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Intel, Ericsson, Nokia focus on IoT connectivity

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Intel has announced its support for Narrow-Band Long-Term Evolution (NB-LTE) technology as the ideal wireless connectivity solution for the growing Internet of Things (IoT) market segment.
NB-LTE is an optimised variant of the widely deployed 4G LTE technology, and is well-suited for the IoT market segment because of its low implementation cost, ease of use and power efficiency. Intel plans to work closely with Ericsson and Nokia to develop and bring to market the products needed for the commercialization of NB-LTE timed with market demand.
Intel intends to support commercial rollout of the technology with a roadmap for NB-LTE chipsets and product upgrades beginning in 2016 that will enable slim form factors. The products will add to Intel’s growing LTE portfolio. Nokia and Ericsson will provide the required network upgrades to support an extension of existing LTE networks with NB-LTE optimised for low-power machine-to-machine communication.
“We are excited to collaborate with two leading network vendors, Ericsson and Nokia, on the next wave of wireless innovation to connect the growing IoT market segment, and to further grow the momentum for Intel’s LTE portfolio and roadmap with NB-LTE,” says Stefan Wolff, vice president: Platform Engineering Group and GM of the Multi-Comms Business Unit at Intel.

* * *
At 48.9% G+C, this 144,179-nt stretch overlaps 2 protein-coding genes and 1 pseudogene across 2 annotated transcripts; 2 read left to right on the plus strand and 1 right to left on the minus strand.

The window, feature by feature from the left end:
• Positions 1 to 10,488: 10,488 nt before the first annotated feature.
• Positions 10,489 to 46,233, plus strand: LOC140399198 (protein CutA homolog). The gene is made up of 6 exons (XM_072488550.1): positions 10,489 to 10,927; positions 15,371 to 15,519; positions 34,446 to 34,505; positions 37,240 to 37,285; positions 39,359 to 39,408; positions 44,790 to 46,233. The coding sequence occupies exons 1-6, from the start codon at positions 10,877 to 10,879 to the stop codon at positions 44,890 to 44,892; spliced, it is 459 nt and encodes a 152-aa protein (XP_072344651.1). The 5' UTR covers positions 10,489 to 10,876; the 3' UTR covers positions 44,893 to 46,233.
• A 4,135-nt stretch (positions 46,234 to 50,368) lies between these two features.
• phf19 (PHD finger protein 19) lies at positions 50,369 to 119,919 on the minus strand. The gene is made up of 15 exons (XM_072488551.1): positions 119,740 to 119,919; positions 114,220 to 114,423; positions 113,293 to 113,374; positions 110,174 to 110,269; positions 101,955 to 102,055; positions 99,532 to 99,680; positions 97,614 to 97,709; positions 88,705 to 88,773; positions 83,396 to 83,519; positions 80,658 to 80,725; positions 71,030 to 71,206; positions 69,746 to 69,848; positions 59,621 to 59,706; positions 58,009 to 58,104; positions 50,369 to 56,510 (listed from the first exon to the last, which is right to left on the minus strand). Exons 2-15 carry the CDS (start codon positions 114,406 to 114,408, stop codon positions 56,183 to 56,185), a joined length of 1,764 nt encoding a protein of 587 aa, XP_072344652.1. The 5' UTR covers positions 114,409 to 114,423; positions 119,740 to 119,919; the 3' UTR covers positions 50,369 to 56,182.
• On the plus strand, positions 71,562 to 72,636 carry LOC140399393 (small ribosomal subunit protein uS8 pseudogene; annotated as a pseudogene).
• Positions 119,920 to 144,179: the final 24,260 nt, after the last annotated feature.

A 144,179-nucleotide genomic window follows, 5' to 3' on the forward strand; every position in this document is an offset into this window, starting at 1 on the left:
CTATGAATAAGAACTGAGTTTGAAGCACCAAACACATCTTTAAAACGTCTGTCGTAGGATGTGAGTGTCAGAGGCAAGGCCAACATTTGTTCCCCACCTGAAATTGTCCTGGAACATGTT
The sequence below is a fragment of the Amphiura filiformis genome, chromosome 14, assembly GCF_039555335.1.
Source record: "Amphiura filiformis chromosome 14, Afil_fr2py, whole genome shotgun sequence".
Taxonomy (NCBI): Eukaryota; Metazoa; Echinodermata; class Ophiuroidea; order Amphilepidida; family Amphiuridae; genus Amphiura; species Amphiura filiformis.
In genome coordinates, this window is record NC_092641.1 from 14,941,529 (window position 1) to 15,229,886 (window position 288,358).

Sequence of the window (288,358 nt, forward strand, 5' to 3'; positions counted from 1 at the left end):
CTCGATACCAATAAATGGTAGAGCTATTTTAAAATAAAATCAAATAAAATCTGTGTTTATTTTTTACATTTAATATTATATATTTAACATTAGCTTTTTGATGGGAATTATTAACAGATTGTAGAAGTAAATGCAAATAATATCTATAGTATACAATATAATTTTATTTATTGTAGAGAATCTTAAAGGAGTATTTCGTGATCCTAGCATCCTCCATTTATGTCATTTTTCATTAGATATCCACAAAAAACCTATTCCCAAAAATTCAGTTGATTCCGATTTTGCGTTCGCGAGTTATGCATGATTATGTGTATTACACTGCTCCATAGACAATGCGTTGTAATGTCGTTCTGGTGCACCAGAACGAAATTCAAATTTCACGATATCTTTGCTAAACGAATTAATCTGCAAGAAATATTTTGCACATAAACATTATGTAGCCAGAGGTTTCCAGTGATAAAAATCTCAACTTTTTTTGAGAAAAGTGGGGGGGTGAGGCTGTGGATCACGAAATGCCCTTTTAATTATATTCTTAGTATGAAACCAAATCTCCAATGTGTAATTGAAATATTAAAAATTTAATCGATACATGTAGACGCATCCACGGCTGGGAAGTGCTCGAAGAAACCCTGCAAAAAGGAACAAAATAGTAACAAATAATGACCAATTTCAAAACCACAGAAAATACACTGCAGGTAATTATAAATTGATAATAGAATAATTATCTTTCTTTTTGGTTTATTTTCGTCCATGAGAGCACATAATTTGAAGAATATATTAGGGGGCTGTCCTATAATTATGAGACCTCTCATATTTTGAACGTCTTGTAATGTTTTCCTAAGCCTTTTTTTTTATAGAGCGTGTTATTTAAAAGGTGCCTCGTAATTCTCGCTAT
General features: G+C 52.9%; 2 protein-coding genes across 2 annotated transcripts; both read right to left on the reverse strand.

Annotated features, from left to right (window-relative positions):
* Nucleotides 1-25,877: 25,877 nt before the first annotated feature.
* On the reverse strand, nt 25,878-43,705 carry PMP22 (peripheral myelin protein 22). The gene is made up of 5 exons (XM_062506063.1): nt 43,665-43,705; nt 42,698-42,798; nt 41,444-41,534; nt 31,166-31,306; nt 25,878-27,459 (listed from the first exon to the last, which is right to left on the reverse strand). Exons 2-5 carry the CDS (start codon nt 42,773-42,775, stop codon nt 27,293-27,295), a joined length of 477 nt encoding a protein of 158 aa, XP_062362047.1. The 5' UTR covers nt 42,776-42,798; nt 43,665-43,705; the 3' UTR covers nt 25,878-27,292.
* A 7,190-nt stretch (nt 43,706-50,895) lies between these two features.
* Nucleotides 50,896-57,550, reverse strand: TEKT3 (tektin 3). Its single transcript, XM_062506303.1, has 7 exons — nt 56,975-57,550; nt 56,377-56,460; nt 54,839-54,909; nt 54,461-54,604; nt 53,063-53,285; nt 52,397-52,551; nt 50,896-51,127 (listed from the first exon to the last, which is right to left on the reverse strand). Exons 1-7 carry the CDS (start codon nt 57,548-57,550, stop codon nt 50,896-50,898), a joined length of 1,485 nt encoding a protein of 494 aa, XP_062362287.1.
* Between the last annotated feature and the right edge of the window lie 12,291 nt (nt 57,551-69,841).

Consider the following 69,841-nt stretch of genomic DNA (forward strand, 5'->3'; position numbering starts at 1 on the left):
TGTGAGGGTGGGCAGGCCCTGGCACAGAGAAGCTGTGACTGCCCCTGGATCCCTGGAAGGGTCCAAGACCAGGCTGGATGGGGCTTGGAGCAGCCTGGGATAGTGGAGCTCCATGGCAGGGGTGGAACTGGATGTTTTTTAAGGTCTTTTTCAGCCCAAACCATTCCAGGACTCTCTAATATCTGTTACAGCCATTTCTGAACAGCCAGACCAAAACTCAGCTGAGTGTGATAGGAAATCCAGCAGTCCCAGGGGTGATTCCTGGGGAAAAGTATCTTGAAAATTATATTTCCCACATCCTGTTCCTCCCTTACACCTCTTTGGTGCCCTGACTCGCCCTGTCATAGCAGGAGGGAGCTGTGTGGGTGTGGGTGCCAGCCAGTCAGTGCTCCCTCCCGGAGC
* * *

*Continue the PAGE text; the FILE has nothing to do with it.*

“Cellular networks already cover 90 percent of the world’s population so it makes sense to leverage this global footprint to support and drive IoT adoption through the standardisation of Narrow-Band LTE. Working with Intel and Nokia, Ericsson is driving the ecosystem to accelerate IoT growth and ensuring a global foundation for a vast range of new IoT applications for consumers, industry and government,” says Thomas NorĂ©n, vice-president and head of product management: Business Unit Radio at Ericsson.
“We believe in building an ecosystem around NB-LTE to speed up the take-up of the Internet of Things. This development will bring consumers benefits, such as enhanced and improved connectivity of devices and at lower cost. This is another extension of Nokia’s aim to improve people’s lives through a programmable world where billions of people, things, sensors and devices are connected,” says Stephan Litjens, vice-president: Portfolio Strategy and Analytics at Nokia Networks.